UAE residents applying for travel visas for the United States face waiting months to get an appointment in Dubai and Abu Dhabi due to a backlog.
Regular visa services will not be available until November at the US embassy and consulate in the Emirates due to the coronavirus outbreak.
But officials said they would fast-track student visas to ensure applicants could start at American universities after the summer.
“Due to the ongoing pandemic, routine visa processing is reduced around the world,” a US embassy representative said.
“The US Embassy in Abu Dhabi and the US Consulate General in Dubai continue to operate at reduced capacity at this time, focusing on only the most urgent cases and critical.
“We are hopeful that in the coming weeks we will have more visa appointments available, with a focus on student visas to enable travel to the United States before the start of the academic year,” the representative said.
Applicants who tried to renew their visas or secure new ones told The National their appointments had been put on hold until further notice. One said the earliest available appointment he could get was late November in Abu Dhabi and December 20 in Dubai.
Mohammad Oudeh, a financial analyst from Jordan, has been trying to renew his US visa since January.
He was given an interview appointment in March but this was cancelled by the embassy when coronavirus cases in the UAE began to increase.
“They said I can use the fee I paid for the interview to reschedule within one year,” said Mr Oudeh, 35.
He was initially told he would receive a new appointment within one or two weeks, but consular services were closed to prevent the spread of the virus.
“But now it has taken months, and they have not emailed me a notice until now," said Mr Oudeh, who got married in December.
“This has changed a lot of things in my life. I am newly wed to my wife, who is American and lives and works in the US. Our initial plan was that she stays there and I stay here and we visit each other frequently.
“But with all the travel restrictions we couldn’t do that any more, so we decided that she would end all her affairs in the US and move to live with me in Abu Dhabi.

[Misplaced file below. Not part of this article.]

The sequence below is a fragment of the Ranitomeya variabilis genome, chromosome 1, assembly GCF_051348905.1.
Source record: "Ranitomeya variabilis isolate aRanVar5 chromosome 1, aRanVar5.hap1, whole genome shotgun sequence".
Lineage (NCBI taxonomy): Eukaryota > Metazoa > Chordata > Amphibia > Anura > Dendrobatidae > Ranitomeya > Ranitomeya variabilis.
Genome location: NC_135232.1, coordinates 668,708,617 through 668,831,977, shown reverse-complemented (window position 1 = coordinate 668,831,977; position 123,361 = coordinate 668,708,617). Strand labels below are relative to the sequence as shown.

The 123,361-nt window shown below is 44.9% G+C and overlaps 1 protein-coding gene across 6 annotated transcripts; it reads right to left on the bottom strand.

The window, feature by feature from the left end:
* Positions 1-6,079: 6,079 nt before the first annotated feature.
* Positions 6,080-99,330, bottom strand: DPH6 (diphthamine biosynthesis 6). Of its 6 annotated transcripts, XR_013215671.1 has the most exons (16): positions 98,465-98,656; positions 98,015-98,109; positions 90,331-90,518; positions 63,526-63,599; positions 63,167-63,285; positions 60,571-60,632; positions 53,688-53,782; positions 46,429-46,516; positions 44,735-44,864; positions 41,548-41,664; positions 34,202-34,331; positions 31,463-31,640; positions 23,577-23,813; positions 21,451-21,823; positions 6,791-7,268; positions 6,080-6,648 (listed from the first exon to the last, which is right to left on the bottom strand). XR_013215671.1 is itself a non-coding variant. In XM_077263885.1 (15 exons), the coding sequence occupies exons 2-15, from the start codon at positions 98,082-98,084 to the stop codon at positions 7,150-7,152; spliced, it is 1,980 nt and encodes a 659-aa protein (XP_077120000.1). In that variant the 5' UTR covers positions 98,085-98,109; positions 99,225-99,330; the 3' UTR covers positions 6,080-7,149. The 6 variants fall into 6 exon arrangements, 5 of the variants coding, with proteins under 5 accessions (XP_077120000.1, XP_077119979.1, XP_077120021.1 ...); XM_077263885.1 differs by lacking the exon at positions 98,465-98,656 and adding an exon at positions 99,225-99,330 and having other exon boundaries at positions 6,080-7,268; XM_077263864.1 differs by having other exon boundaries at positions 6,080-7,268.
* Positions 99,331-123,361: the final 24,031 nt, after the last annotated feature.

“She will be arriving after tomorrow.”
Imad Kandeel, an athlete from Jordan, tried to apply for a US visa two months ago.
“I got terminated from my job recently, so I thought of opening my own gym,” he said.
“In the US they usually hold bazaars to sell gym equipment and I could get good deals.”
Mr Kandeel, 41, also wanted to attend the Cross Fit Open in the US last month.
“After the championship, they usually sell the tools that were used in an auction so I thought I’ll attend as a spectator to enjoy the show and then make bids in the auction.
“Who knows what will happen? The championship ended up being held virtually and the next one is scheduled in December – for now.”
Students have had better luck booking earlier appointments in September, and some even during the first week of August.
Ananya Singhal, a first-year undergraduate from India, who attends the University of Pennsylvania, said she made an appointment on September 14.
“I requested an earlier interview but they said 'we are still closed and we’ll get back to you',” she said.
“I have a friend in Dubai who got an interview during the first week of August.”
Miss Singhal, 17, who studies computer science, will attend the autumn semester virtually and hopes to travel back to the US in spring.
“They are doing a hybrid format, so most classes especially large classes are taken online, but they are allowing students to go on campus for classes of less than 25.”
“Since April I have connected with a lot of people, and all the sophomores I spoke to who did spring [semester] online said the academic life was not much different.”
She described the Covid-19 situation in the US - with more than 4 million cases and 150,000 deaths - as "very scary".
"But because I love the University of Pennsylvania so much I am willing to go there just for that," he said.